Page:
How many people does it take to set up a museum?
Conventional histories of museum founders usually concentrate on individuals – the collector whose artefacts provide the basis for a new institution, and heroic directors or curators who single-handedly drive forward their vision of a museum. In our experience, establishing a museum is a collaborative process.
Eileen Burgess listed the people she worked with in setting up Nidderdale Museum in 1976. There was Jack, her husband, and their son Mark, then a teenager; Muriel Swires, who taught at the same junior school as Eileen; Geoffrey Townley who was headmaster and who brought his sixteen year old son Richard; Richard Jackson, also sixteen, and Richard Townley’s friend; Joan Knightson, a geography teacher; and Joyce Swires a cousin of Muriel’s. She worked as a cashier in a Harrogate department store and negotiated with the managers for the purchase of secondhand display cases and mannequins that were used in the museum; Heather Swires was distantly related to Muriel. She came from a farming family and they gave the museum a collection of redundant agricultural machinery and tools. Eileen said ‘Heather spent most of her time with her sleeves rolled up, very old clothes … rubbing down rusty old equipment and black leading it. Whenever I think of black leading, I think of Heather, who went home with her hands and arms absolutely black’. Heather came with her husband Dayne and they brought their two daughters, Deborah and Helen, who were fourteen and twelve. Like the teenagers they were also given jobs to do. Elsy Moss kept the Shaw Mills post office & shop with her husband and was the museums’ costume expert. She was also knowledgeable about the lower dale. Mary Barley was a housewife with a small part-time job in a local firm distributing books to libraries, and complemented Elsy’s knowledge by specialising in the mid-dale & its industries. Tommy Garth was a labourer who had worked on the construction of Scar Reservoir. He had amassed a huge collection of photographs of the waterworks and the dale in general. Joanna Dawson ‘was a pedigree cattle farmer, at a time when being a woman pedigree farmer was quite rare’ and a Methodist preacher. She gave a collection of Methodist ceramics to the museum and curated its exhibition. I asked Eileen if they all had distinct roles. Not really, she said, everyone just turned their hand to whatever was needed, although we were the only people with an estate car so we did a lot of fetching and carrying.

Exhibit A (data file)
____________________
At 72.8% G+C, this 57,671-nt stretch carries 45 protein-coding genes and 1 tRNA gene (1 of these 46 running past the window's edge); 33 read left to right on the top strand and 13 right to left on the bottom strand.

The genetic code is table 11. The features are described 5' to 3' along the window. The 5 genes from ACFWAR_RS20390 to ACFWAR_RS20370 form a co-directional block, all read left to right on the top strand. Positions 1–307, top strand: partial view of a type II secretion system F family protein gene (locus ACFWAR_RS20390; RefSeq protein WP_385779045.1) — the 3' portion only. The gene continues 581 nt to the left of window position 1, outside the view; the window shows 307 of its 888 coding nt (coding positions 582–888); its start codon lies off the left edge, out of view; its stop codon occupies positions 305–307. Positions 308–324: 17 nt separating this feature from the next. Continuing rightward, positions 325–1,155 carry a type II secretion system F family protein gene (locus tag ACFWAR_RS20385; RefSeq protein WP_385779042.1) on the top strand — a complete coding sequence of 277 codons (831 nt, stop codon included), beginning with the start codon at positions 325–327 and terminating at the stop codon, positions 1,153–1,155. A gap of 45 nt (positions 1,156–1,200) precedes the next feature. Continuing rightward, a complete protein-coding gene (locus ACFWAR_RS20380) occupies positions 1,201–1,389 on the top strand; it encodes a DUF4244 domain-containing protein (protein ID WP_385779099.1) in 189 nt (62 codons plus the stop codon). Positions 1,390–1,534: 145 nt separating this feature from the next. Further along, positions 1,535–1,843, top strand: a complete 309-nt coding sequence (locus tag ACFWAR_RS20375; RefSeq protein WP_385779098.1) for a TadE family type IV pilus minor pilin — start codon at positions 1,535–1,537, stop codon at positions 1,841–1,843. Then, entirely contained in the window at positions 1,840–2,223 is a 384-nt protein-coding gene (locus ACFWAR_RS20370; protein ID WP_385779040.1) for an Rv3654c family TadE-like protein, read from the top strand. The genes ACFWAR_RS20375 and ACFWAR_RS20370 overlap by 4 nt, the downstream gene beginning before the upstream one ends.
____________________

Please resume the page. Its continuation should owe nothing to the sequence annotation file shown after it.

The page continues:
The idea of establishing a new museum, especially local history museums, often arises within an existing group. The possibility of opening a museum in Nidderdale was first mentioned in the tea break at a meeting of the Nidderdale Local History Society. In other cases, the idea of opening a museum was sparked by an event and in Aldbourne, the catalyst was an archaeological dig at the village football field. The ground was about to be refurbished and so local metal detectorists took the opportunity to explore the area. They found all manner of things including a medieval brooch, a small bell, and objects from the American military base that had been in Aldbourne during the Second World War. Terry Gilligan, Alan Heasman, and John Dymond explained that there had been talk in the village of starting a museum for a number of years but finding the objects prompted them to form a heritage group. Over one hundred and twenty people joined. The local council allowed them to use a stone building that had once been a stable, had been converted into public toilets, converted again for use as a youth club, and had since been left empty. Aldbourne Heritage Centre opened in 2016 and they now welcome fans of Dr Who keen to see where the series ‘The Daemons’ was filmed, Americans interested in finding where the Band of Brothers were stationed, and parties of schoolchildren who come to find out about the Great Fire of Aldbourne.
Private museums may involve fewer people and are often the work of a couple. The Micromuseum in Ramsgate that exhibits small computing equipment, the Internal Fire: Museum of Power in West Wales, which is a collection of generators, and Cobbaton Combat Museum in Devon were all set up by husband and wife teams, and in the latter case the couple’s siblings, parents, and later children were also co-opted to help. And even those museums that are ostensibly the work of one or two people usually rely on input from others. Partners, neighbours, friends, and family members may variously help build the museum, make financial loans, pay the mortgage while their spouse devotes their time to the museum, donate objects, hold fund-raising events, take tickets at the door, museum-sit, give guided tours, make cakes for a café and so on.
Setting up a museum almost always depends on the contributions of many people. The work of inspiring founders is inevitably underpinned by the labour of others. Their lower key but essential work is occluded if we concentrate on that of individuals. More significantly, the model of the brilliant leader is not always appropriate. In our experience many micromuseums come out of conversations and of other projects; they are the product of shared ideas and collective effort